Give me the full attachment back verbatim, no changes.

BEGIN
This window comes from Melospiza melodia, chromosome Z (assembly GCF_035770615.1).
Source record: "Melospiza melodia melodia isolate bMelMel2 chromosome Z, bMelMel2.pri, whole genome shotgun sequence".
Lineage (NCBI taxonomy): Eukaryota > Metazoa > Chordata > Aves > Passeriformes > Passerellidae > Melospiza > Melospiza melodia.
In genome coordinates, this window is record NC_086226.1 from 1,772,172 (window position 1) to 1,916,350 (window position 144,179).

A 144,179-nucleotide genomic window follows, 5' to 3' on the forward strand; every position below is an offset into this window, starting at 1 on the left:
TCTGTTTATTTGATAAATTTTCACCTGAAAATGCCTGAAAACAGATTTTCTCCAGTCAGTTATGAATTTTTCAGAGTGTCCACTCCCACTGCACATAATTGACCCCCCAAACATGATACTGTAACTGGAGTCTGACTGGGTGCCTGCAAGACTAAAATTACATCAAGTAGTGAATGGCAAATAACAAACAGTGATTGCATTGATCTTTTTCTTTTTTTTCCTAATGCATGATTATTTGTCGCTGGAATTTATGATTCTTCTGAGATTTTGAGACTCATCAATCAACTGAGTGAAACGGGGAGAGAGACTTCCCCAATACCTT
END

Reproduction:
This window comes from Melospiza melodia, chromosome Z (assembly GCF_035770615.1).
Source record: "Melospiza melodia melodia isolate bMelMel2 chromosome Z, bMelMel2.pri, whole genome shotgun sequence".
Lineage (NCBI taxonomy): Eukaryota > Metazoa > Chordata > Aves > Passeriformes > Passerellidae > Melospiza > Melospiza melodia.
In genome coordinates, this window is record NC_086226.1 from 1,772,172 (window position 1) to 1,916,350 (window position 144,179).

A 144,179-nucleotide genomic window follows, 5' to 3' on the forward strand; every position below is an offset into this window, starting at 1 on the left:
TCTGTTTATTTGATAAATTTTCACCTGAAAATGCCTGAAAACAGATTTTCTCCAGTCAGTTATGAATTTTTCAGAGTGTCCACTCCCACTGCACATAATTGACCCCCCAAACATGATACTGTAACTGGAGTCTGACTGGGTGCCTGCAAGACTAAAATTACATCAAGTAGTGAATGGCAAATAACAAACAGTGATTGCATTGATCTTTTTCTTTTTTTTCCTAATGCATGATTATTTGTCGCTGGAATTTATGATTCTTCTGAGATTTTGAGACTCATCAATCAACTGAGTGAAACGGGGAGAGAGACTTCCCCAATACCTT